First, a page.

Node.js and Drupal Feb. 7th, 2012 Elliott Foster

Node.js and Drupal

February 7th, 2012

Drupal is a great platform, but it can’t do everything. As your site grows, you’ll likely encounter use cases that Drupal can’t or shouldn’t do. Some examples include interacting with third-party APIs while preserving good page loads, or performing repeated actions (polling, etc) that result in site updates. Fortunately, separating these kinds of problems from Drupal and moving them to specialized “sub-stacks” within or near your Drupal stack is easy to do.

Enter Node.js. If you’re unfamiliar with it, Node.js is described as follows:

[…] a platform built on Chrome’s JavaScript runtime for easily building fast, scalable network applications. Node.js uses an event-driven, non-blocking I/O model that makes it lightweight and efficient, perfect for data-intensive real-time applications that run across distributed devices.

– From

The relevant part of this description that I’ll be focusing on is node’s “event-driven, non-blocking” model.

Third-party API communication

It’s becoming more common to integrate Drupal sites with third-party APIs. API integration is a great way of making your site more powerful without having to build a lot of functionality yourself. The problem is that a lot of third-party APIs are slow. A normal Drupal session runs in a single thread and blocks until all code finishes executing. If you are communicating with a third party during a user session, you can end up degrading user experience through slow page loads, confusing error messages, etc.

Handling this problem with Drupal queues is becoming more popular, and for good reason. Queueing API requests takes the transport out of the user session and shouldn’t affect user experience, but it also means your requests have to tolerate some delay (until the next time the queue is processed). We’re starting to see this more frequently on large Drupal sites and the trade off between user experience and immediate data propagation isn’t always an easy one to balance with clients.

So in this example, Node.js’s “event-driven, non-blocking” model means that you don’t need to wait for the API to respond before you can respond to Drupal. Node.js accomplishes this using callbacks, which if you’ve used jQuery before you should be fairly familiar with. The program will make a call and continue working, and when a response comes back, the callback will be executed. When written correctly, you can achieve nearly parallel execution of tasks — something that’s very difficult, and often impossible, to do in Drupal.

So how about an example of doing this? Consider a case where you want to update a third-party API with user information when the user’s profile is saved. Normally you would wait for the API to respond during the page request, but if you use Node.js as an API relay, the node server will immediately respond that it received the request, allowing the page load to finish quickly. The node server will then relay the request to the API. When a response is received it will call back Drupal with the results. Conceptually, it looks like this:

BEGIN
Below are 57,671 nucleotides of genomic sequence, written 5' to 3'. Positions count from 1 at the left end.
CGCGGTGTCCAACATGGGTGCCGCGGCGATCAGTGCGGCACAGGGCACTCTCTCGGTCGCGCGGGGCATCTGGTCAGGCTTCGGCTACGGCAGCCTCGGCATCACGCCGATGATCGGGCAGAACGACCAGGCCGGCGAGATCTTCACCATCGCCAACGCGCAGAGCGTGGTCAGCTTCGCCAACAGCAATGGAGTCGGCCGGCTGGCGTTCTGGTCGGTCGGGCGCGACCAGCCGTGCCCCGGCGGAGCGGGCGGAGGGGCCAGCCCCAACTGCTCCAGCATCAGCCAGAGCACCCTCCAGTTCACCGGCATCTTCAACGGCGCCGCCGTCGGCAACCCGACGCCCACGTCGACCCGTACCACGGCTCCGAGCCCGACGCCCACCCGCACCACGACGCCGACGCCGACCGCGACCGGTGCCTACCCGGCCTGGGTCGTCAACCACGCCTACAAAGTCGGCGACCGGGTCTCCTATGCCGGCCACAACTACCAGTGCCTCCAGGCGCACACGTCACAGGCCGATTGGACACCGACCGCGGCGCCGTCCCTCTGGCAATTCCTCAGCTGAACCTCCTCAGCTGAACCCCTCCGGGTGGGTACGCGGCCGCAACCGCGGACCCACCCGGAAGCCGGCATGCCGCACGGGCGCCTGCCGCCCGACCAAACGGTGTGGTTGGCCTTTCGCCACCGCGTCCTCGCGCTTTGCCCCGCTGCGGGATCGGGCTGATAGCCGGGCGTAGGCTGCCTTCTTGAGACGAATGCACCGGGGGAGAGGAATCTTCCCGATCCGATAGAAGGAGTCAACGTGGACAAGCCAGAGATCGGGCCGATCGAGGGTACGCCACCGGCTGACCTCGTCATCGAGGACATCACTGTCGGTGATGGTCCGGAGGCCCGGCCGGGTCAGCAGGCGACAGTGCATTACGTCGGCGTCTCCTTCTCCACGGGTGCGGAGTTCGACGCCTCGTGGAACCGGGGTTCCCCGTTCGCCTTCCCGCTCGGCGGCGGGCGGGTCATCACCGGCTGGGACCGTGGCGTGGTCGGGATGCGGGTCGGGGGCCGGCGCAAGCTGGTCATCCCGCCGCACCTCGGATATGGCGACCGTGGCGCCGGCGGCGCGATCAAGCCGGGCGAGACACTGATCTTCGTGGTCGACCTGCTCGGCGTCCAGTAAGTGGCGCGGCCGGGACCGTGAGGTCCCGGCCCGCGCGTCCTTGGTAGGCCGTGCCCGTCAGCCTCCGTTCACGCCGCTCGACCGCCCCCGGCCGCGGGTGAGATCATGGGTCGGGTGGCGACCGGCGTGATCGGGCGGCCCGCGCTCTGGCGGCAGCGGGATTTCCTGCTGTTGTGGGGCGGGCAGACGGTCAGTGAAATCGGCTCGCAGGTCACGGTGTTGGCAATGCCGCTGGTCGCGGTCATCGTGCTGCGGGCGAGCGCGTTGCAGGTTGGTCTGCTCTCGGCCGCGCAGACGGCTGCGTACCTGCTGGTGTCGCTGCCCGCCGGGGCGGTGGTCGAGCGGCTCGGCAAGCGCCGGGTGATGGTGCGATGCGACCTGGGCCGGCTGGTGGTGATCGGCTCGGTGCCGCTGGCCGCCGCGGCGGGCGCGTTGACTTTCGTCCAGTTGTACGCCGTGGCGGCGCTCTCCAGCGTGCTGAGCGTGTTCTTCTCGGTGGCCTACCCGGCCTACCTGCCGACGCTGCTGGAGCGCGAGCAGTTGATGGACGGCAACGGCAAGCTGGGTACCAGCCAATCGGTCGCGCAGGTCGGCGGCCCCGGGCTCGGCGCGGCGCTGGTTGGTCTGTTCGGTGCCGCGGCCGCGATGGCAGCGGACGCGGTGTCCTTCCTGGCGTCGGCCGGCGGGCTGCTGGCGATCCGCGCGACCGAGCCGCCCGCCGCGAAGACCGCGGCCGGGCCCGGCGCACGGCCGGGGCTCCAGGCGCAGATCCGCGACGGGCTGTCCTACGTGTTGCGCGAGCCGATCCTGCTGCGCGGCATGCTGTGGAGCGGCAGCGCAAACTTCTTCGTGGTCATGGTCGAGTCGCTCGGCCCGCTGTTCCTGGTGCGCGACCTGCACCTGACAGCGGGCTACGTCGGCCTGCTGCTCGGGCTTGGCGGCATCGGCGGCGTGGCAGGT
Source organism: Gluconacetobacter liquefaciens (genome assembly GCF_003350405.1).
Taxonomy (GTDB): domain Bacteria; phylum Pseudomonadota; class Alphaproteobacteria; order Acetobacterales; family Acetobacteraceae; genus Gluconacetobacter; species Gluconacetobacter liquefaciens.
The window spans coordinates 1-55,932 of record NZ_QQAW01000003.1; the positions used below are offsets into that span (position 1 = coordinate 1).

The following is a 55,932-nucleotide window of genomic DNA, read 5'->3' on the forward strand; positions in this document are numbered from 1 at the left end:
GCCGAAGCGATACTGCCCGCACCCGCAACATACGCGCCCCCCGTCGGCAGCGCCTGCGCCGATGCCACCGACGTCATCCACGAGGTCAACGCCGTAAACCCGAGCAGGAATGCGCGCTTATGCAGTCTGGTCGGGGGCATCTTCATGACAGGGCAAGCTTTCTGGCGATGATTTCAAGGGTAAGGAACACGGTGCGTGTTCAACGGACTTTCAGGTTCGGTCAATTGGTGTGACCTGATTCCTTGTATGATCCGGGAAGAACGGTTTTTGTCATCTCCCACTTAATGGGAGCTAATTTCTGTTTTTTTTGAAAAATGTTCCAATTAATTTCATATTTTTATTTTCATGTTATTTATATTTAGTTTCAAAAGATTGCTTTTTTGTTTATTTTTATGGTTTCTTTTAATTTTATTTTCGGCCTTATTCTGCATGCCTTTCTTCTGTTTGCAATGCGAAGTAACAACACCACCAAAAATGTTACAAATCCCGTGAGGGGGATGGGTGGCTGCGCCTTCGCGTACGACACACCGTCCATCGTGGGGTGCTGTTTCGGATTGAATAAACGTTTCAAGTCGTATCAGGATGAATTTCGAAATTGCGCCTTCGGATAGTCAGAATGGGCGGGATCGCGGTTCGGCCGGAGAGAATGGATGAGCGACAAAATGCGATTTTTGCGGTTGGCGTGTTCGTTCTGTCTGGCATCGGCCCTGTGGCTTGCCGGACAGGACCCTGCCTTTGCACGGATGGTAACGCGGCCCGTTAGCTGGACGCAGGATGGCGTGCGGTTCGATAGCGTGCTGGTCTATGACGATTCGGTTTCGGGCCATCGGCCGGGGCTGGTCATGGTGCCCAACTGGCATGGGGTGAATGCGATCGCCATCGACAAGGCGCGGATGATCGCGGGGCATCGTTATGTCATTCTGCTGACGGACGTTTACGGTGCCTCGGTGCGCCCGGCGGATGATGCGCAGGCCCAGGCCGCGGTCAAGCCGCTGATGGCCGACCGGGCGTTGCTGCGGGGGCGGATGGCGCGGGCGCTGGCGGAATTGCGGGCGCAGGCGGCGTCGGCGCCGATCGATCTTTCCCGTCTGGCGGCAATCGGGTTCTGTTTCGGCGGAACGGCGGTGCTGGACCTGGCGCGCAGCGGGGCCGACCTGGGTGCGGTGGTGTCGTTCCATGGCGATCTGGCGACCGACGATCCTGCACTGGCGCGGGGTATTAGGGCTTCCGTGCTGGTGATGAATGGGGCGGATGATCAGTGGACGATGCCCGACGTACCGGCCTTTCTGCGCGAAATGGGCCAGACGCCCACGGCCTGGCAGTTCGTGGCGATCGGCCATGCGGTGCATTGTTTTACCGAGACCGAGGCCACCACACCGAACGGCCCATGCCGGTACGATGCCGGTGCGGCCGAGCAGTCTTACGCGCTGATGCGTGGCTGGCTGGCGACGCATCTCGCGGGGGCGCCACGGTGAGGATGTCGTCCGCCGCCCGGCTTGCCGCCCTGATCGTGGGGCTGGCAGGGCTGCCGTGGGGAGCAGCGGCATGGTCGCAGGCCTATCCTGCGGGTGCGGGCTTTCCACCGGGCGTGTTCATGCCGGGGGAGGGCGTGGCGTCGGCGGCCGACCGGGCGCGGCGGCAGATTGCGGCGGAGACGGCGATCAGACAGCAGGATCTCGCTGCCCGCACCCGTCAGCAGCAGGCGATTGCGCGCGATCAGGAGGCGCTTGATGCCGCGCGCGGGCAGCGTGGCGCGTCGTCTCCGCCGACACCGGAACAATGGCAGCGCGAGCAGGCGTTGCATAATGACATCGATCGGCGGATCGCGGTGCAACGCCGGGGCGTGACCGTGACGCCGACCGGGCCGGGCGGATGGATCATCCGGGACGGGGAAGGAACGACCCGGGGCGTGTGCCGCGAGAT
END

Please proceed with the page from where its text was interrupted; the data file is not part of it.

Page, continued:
Moving the API communication out of Drupal allows you to speed up page requests and split off functionality that’s not well suited to a blocking model. There are many places you can typically do this with Drupal, not solely limited to API communication.

Repetitive jobs in Node.js

Another area that’s a good candidate for a Node.js-Drupal marriage is in repetitive jobs that need to be run very frequently. Again, Drupal queues can fulfill some of this need, but if you need to repeat the job very frequently, Drupal-based solutions are not usually ideal due to their high overhead (having to bootstrap Drupal every time you need to repeat the job). It would be better to bootstrap Drupal only when there’s work that actually needs to be done.

An example of this could be polling an external API for data that needs to be added to your site. Thanks to node’s event driven model in relatively few lines of code it can perform this action without generating a lot of overhead on the server while it’s waiting to repeat:

This code will repeat a get request to http://localhost/poll every one second. When the response is complete you can add some logic to determine if Drupal needs to do any work, then make another call to Drupal with the payload from localhost. Any site-specific business logic still remains in Drupal, you’re just offloading the grunt work to an engine that’s more efficient at doing it.

Proof of concept

To see some real-world examples of the two use cases I’ve described here, check out the following code:

The key as a developer is to remember that Drupal is great at a lot of things — just not everything. If there’s another tool that’s better suited to the job you’re trying to do, use it! Just because Drupal is usually flexible enough for you to get it to do what you want doesn’t mean that you should bend it that way.